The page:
Tenkara Fly Fishing With My Son

Sometime last summer, my son and I were standing on the edge of a river – something we do often. It was a pretty warm day, and instead of his waders, he wanted to stand in the river with just his shorts on. We stood there for a quite a while as I was trying to teach him a little bit more about how to cast with a fly rod. At the time, he was only 6, and despite my best efforts, he wasn’t that interested. He loved being out on the river, and anytime I hooked into a fish, he would rush over, reel it in, and then give it a kiss (I know it’s weird, but he loves to do that) before we put it back in the water. But, he just didn’t want to stand there and figure out how to cast.

He wandered back to the shore and was hanging out with the rest of my family for a while when he then motioned for me to come back to shore. He had been going through all of my fishing stuff and had found an old fly reel. My wife had let him cut a section of it off, and he had tied that to the end of a stick, and now he wanted a fly. He had decided that the thing that was too difficult for him was using a reel and trying to shoot line through that as we casted, so he made his own rod. He spent about an hour in the river that day with just a stick, old line, and a fly of his choosing – a size 6 grasshopper. Needless to say, he didn’t catch anything. The great thing was though, he was having way more fun fishing that way than when I was trying to teach him.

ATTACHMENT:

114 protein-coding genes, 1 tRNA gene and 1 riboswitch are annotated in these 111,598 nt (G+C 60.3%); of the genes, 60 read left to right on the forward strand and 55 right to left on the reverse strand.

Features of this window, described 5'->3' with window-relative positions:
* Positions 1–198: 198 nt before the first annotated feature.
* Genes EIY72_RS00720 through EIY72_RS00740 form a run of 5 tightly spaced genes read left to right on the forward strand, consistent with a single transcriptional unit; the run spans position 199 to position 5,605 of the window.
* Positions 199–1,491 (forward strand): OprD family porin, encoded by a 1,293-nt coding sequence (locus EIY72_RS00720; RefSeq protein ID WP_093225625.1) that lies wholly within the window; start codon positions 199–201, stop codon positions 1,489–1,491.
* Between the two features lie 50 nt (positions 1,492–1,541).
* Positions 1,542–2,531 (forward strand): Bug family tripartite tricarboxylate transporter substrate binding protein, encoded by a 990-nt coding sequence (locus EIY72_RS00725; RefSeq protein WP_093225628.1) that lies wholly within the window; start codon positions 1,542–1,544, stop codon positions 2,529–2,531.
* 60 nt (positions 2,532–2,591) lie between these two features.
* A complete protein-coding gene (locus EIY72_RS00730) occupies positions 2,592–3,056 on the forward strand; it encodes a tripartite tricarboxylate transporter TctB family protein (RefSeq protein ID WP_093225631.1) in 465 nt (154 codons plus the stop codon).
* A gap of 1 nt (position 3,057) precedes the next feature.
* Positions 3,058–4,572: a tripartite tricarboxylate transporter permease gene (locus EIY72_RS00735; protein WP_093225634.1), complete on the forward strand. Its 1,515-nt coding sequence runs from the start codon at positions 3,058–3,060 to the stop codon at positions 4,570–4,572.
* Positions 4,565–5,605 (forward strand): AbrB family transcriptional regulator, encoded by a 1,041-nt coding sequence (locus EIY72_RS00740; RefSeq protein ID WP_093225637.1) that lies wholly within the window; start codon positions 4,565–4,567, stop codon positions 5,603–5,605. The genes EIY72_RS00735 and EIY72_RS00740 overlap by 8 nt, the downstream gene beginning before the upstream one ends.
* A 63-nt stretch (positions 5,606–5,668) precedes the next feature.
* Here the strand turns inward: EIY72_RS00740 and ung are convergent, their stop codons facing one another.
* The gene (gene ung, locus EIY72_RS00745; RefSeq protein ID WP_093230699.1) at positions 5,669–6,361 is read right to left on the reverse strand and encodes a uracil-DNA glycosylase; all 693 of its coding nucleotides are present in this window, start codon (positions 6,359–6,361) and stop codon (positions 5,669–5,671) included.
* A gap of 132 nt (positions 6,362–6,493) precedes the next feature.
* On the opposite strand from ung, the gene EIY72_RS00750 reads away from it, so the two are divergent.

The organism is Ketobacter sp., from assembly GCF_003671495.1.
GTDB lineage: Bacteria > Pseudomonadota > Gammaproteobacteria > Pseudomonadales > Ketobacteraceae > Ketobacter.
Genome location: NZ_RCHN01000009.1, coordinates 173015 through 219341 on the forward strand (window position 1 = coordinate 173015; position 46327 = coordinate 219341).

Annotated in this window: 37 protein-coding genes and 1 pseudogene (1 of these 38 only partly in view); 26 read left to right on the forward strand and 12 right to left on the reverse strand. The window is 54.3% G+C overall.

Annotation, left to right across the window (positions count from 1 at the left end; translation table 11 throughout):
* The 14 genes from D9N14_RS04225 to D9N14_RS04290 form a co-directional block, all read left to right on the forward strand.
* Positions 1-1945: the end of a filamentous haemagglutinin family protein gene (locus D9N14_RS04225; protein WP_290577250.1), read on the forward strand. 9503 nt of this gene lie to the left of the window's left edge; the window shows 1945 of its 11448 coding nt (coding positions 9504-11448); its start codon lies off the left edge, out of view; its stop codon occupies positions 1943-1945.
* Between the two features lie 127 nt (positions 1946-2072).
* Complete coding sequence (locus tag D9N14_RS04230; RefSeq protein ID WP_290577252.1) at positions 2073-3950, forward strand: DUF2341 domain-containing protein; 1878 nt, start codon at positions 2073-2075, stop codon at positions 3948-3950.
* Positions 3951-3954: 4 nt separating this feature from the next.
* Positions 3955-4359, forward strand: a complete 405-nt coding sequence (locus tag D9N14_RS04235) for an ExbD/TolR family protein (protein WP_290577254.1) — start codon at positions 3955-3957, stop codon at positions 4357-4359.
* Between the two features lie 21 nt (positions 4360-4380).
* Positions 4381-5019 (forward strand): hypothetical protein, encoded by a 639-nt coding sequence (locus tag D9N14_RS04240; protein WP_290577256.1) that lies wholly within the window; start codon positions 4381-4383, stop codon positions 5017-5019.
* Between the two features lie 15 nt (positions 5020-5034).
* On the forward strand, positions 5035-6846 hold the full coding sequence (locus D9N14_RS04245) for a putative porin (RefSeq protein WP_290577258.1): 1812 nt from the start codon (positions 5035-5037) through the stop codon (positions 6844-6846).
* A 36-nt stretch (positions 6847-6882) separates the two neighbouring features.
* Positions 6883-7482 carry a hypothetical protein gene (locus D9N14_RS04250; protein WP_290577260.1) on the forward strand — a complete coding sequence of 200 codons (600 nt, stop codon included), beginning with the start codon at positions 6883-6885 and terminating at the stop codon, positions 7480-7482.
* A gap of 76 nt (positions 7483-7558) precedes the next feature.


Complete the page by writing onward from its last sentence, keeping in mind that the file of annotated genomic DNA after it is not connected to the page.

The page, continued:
Fast forward to a few months before his 7th birthday, I saw something for the first time and thought it was very cool. It was a different kind of fly fishing rod called a Tenkara fly rod. Tenkara fly fishing is a traditional type of fishing practiced in Japan. It’s a really simple way to fly fish. No reel to figure out, no difficult casts–just a fly rod, line, and fly. So, for his birthday, I decided to buy him a Tenkara Rod Co Cascasde fly rod. The first time he tried it out, it was awesome! We were standing in the middle of the Yampa river in Steamboat Springs, and there was my son, fishing away with his very own Tenkara fly rod. He got a few bites, but wasn’t able to hook one that day. He didn’t mind, though; it was his own rod, and he was big enough to use it on his own.

My son Tenkara fly fishing in the Yampa River

Now it doesn’t matter where we go fishing, that’s the only rod he wants to use, “Dad, can I use the blue one?!?” he’ll ask. He’s pulled out a few in smaller streams, and a couple standing in his waders (and sometimes in just his shorts) while hanging out in the inlets or outlets of lakes. But what I love about this rod for him, is the pride that he has when he uses it. When we hike to a lake, he’ll carry that and his line holder on his own. I’ll tie a fly on for him before we go out, but the rest of the process, he can do all on his own. Sure he doesn’t catch quite as many fish as he could if he could cast out a little further–or if he would just cast where I tell him–but he doesn’t care. For him, for me, for most of us, fishing is about getting away from something. He wants to be a ‘big kid’ that can do it all by himself, and this rod lets him do that anytime he wants!

Getting close to catching a fish

Written by Jeff Oetter

I am a Colorado native that grew up going fishing every chance I could. Now I’m a pastor, as well as a life long student! If I’m not working or studying you can find me and my family heading up to the mountains in our Jeep.

We hope you enjoyed this amazing story from Jeff. What are some of first experiences with Tenkara? Have you tried it yet? Let us know in the comments! Thanks for reading!

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